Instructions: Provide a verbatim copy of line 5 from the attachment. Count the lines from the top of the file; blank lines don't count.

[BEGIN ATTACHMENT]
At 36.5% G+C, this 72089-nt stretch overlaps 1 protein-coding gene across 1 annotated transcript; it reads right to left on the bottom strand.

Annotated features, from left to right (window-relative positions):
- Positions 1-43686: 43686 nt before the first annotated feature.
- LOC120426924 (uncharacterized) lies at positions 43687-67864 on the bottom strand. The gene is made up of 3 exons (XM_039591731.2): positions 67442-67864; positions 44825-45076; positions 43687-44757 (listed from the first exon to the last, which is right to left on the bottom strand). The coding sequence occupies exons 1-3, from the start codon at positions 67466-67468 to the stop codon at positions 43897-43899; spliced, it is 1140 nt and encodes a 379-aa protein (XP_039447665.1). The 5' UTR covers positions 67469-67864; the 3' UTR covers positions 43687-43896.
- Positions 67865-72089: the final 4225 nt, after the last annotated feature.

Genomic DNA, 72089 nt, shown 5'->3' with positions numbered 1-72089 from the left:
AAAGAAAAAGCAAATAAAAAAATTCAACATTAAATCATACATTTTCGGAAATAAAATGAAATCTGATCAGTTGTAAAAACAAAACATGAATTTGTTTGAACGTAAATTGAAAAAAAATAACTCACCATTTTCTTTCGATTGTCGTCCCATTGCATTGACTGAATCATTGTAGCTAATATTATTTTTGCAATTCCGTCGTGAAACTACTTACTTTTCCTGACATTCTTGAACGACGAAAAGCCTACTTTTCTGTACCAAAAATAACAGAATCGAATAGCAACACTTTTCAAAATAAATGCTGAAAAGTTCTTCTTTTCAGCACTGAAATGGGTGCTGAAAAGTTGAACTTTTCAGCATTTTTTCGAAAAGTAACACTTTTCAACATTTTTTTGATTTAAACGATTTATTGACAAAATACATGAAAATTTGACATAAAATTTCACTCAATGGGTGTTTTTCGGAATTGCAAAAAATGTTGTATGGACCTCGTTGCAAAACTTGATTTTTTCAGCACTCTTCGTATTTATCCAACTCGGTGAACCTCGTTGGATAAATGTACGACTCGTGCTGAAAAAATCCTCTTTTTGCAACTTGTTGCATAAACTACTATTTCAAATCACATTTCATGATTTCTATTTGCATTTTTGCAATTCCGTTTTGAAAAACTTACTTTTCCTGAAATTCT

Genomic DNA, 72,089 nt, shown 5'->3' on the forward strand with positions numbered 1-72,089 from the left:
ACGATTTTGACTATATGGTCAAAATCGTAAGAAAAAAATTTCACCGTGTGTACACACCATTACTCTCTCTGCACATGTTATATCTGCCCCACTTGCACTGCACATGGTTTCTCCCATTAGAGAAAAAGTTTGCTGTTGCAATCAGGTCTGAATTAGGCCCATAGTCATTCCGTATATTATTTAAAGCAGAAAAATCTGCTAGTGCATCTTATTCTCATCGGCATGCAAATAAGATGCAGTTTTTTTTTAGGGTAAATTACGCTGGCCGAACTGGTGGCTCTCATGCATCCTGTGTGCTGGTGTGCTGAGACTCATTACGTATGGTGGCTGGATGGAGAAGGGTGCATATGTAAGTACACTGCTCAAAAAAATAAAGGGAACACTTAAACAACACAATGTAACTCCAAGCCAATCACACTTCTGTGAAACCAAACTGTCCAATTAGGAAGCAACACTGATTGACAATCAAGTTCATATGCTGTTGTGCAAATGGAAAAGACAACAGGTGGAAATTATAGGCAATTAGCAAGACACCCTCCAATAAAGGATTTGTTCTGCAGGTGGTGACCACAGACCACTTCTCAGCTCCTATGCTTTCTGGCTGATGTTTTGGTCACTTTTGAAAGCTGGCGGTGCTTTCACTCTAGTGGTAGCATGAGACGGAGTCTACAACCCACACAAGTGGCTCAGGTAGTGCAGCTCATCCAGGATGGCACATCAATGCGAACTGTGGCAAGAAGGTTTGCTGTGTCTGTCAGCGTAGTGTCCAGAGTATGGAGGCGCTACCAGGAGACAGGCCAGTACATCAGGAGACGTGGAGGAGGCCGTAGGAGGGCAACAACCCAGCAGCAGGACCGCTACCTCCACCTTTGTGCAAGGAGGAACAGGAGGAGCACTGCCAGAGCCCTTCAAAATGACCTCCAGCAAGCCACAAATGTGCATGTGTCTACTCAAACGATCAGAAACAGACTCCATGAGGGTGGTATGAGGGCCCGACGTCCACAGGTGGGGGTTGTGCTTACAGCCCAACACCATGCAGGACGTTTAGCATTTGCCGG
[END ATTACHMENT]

- Positions 67865-72089: the final 4225 nt, after the last annotated feature.